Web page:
Gastroesophageal Reflux Disease
Gastroesophageal Reflux Disease (GERD) is a chronic, often progressive disease caused by a weak lower esophageal sphincter (LES) that allows acid and bile to reflux, or flow back, from the stomach into the esophagus. The LES is a muscle at the junction of the esophagus and stomach that functions as the body’s natural barrier to reflux. The LES acts like a valve, allowing food and liquid to pass through to the stomach. Normally, the LES resists opening to gastric pressures to prevent reflux.
Gastroesophageal Reflux Disease Animation
In people with GERD, the LES is weak and allows acid and bile to reflux from the stomach into the esophagus, often causing injury to the lining of the esophagus and symptoms such as heartburn, chest pain, regurgitation, sore throat, and cough.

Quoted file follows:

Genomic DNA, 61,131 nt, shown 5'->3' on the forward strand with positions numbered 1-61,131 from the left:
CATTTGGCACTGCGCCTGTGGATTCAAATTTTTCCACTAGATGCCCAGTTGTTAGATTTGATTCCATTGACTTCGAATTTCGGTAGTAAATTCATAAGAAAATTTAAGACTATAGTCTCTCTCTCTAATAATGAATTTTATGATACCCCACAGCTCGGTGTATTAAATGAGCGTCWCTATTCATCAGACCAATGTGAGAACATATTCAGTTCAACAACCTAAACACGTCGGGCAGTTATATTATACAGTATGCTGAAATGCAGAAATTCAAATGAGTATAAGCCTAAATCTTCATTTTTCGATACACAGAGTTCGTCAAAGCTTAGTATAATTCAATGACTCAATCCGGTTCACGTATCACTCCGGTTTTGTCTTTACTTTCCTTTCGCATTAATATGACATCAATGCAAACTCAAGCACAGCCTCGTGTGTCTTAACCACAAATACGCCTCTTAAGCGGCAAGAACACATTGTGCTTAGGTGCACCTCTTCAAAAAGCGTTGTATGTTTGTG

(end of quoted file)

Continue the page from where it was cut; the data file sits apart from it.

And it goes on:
An estimated 1 in 5 U.S. adults suffer from GERD. GERD can be debilitating, causing daily pain, leading to poor sleep, affecting food tolerance and limiting daily activities. When left untreated, GERD can lead to potentially serious complications including esophagitis (inflammation of the esophagus), stricture (narrowing/scarring of the esophagus), and Barrett’s esophagus (precancerous changes to the esophagus). The incidence of esophageal adenocarcinoma, a type of cancer linked to GERD, increased over 600% between 1973 and 2006.
Medications for GERD are designed to control or suppress acid production in the stomach. They DO NOT address the cause of GERD and cannot prevent reflux. Approximately 40% of GERD sufferers continue to have symptoms while taking medications for GERD.
According to the FDA, long-term use of PPIs, a class of GERD medication, may have adverse effects including: osteoporotic fracture risk, Clostridium difficile infection, low magnesium levels, and increase in cardiac arrhythmias.